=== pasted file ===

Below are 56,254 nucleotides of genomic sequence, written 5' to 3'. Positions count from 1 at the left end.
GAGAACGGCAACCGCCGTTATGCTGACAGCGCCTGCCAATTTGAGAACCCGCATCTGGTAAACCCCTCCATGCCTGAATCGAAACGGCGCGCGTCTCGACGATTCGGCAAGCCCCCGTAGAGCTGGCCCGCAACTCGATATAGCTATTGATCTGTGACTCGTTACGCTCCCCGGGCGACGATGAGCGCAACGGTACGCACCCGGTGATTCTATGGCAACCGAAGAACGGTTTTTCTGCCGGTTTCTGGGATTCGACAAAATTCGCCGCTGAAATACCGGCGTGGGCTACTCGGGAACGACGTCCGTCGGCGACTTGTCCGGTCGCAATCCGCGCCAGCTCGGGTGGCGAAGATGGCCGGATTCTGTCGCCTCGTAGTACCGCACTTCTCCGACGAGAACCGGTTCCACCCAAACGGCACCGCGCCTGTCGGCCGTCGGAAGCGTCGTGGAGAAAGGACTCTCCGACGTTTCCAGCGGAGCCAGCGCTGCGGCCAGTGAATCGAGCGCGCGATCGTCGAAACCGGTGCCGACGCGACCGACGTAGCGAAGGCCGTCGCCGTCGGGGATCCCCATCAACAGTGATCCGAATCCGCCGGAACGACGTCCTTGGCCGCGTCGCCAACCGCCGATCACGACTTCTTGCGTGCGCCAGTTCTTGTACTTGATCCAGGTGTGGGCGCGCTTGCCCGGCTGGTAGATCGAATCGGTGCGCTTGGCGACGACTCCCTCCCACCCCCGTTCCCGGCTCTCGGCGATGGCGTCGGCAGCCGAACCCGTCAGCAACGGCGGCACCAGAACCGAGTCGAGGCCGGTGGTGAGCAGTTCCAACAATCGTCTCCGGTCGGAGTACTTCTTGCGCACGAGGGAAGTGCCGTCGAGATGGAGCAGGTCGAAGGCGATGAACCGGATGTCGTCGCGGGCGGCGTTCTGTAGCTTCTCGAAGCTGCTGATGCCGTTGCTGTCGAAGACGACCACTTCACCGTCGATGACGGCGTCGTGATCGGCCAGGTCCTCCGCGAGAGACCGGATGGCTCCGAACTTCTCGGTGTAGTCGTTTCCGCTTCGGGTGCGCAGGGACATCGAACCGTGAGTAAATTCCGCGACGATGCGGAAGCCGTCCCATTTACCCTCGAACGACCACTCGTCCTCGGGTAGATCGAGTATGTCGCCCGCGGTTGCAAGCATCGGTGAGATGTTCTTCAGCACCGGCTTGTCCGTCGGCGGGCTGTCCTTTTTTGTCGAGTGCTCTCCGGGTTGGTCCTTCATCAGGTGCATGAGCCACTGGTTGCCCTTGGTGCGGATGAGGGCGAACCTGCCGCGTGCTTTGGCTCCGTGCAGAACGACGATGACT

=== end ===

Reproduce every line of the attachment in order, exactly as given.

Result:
Below are 56,254 nucleotides of genomic sequence, written 5' to 3'. Positions count from 1 at the left end.
GAGAACGGCAACCGCCGTTATGCTGACAGCGCCTGCCAATTTGAGAACCCGCATCTGGTAAACCCCTCCATGCCTGAATCGAAACGGCGCGCGTCTCGACGATTCGGCAAGCCCCCGTAGAGCTGGCCCGCAACTCGATATAGCTATTGATCTGTGACTCGTTACGCTCCCCGGGCGACGATGAGCGCAACGGTACGCACCCGGTGATTCTATGGCAACCGAAGAACGGTTTTTCTGCCGGTTTCTGGGATTCGACAAAATTCGCCGCTGAAATACCGGCGTGGGCTACTCGGGAACGACGTCCGTCGGCGACTTGTCCGGTCGCAATCCGCGCCAGCTCGGGTGGCGAAGATGGCCGGATTCTGTCGCCTCGTAGTACCGCACTTCTCCGACGAGAACCGGTTCCACCCAAACGGCACCGCGCCTGTCGGCCGTCGGAAGCGTCGTGGAGAAAGGACTCTCCGACGTTTCCAGCGGAGCCAGCGCTGCGGCCAGTGAATCGAGCGCGCGATCGTCGAAACCGGTGCCGACGCGACCGACGTAGCGAAGGCCGTCGCCGTCGGGGATCCCCATCAACAGTGATCCGAATCCGCCGGAACGACGTCCTTGGCCGCGTCGCCAACCGCCGATCACGACTTCTTGCGTGCGCCAGTTCTTGTACTTGATCCAGGTGTGGGCGCGCTTGCCCGGCTGGTAGATCGAATCGGTGCGCTTGGCGACGACTCCCTCCCACCCCCGTTCCCGGCTCTCGGCGATGGCGTCGGCAGCCGAACCCGTCAGCAACGGCGGCACCAGAACCGAGTCGAGGCCGGTGGTGAGCAGTTCCAACAATCGTCTCCGGTCGGAGTACTTCTTGCGCACGAGGGAAGTGCCGTCGAGATGGAGCAGGTCGAAGGCGATGAACCGGATGTCGTCGCGGGCGGCGTTCTGTAGCTTCTCGAAGCTGCTGATGCCGTTGCTGTCGAAGACGACCACTTCACCGTCGATGACGGCGTCGTGATCGGCCAGGTCCTCCGCGAGAGACCGGATGGCTCCGAACTTCTCGGTGTAGTCGTTTCCGCTTCGGGTGCGCAGGGACATCGAACCGTGAGTAAATTCCGCGACGATGCGGAAGCCGTCCCATTTACCCTCGAACGACCACTCGTCCTCGGGTAGATCGAGTATGTCGCCCGCGGTTGCAAGCATCGGTGAGATGTTCTTCAGCACCGGCTTGTCCGTCGGCGGGCTGTCCTTTTTTGTCGAGTGCTCTCCGGGTTGGTCCTTCATCAGGTGCATGAGCCACTGGTTGCCCTTGGTGCGGATGAGGGCGAACCTGCCGCGTGCTTTGGCTCCGTGCAGAACGACGATGACT